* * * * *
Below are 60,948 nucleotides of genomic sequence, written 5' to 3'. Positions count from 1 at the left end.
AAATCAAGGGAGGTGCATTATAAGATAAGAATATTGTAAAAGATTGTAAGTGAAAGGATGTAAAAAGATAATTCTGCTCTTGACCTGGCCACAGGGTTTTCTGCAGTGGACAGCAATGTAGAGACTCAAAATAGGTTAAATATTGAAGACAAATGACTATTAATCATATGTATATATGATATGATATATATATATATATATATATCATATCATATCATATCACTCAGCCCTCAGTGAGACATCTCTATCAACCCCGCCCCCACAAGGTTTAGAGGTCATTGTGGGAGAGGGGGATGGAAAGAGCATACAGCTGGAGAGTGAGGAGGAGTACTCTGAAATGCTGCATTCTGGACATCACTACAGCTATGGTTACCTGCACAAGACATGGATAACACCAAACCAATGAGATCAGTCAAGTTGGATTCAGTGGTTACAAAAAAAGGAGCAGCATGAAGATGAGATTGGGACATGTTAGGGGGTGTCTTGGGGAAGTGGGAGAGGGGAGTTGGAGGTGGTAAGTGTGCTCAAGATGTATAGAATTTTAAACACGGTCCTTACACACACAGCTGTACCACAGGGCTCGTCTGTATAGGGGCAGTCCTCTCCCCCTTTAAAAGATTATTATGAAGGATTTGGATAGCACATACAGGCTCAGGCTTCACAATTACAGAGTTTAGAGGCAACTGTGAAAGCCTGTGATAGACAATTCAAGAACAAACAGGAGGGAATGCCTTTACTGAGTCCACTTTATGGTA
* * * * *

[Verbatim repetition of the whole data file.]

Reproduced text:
Below are 60,948 nucleotides of genomic sequence, written 5' to 3'. Positions count from 1 at the left end.
AAATCAAGGGAGGTGCATTATAAGATAAGAATATTGTAAAAGATTGTAAGTGAAAGGATGTAAAAAGATAATTCTGCTCTTGACCTGGCCACAGGGTTTTCTGCAGTGGACAGCAATGTAGAGACTCAAAATAGGTTAAATATTGAAGACAAATGACTATTAATCATATGTATATATGATATGATATATATATATATATATATATCATATCATATCATATCACTCAGCCCTCAGTGAGACATCTCTATCAACCCCGCCCCCACAAGGTTTAGAGGTCATTGTGGGAGAGGGGGATGGAAAGAGCATACAGCTGGAGAGTGAGGAGGAGTACTCTGAAATGCTGCATTCTGGACATCACTACAGCTATGGTTACCTGCACAAGACATGGATAACACCAAACCAATGAGATCAGTCAAGTTGGATTCAGTGGTTACAAAAAAAGGAGCAGCATGAAGATGAGATTGGGACATGTTAGGGGGTGTCTTGGGGAAGTGGGAGAGGGGAGTTGGAGGTGGTAAGTGTGCTCAAGATGTATAGAATTTTAAACACGGTCCTTACACACACAGCTGTACCACAGGGCTCGTCTGTATAGGGGCAGTCCTCTCCCCCTTTAAAAGATTATTATGAAGGATTTGGATAGCACATACAGGCTCAGGCTTCACAATTACAGAGTTTAGAGGCAACTGTGAAAGCCTGTGATAGACAATTCAAGAACAAACAGGAGGGAATGCCTTTACTGAGTCCACTTTATGGTA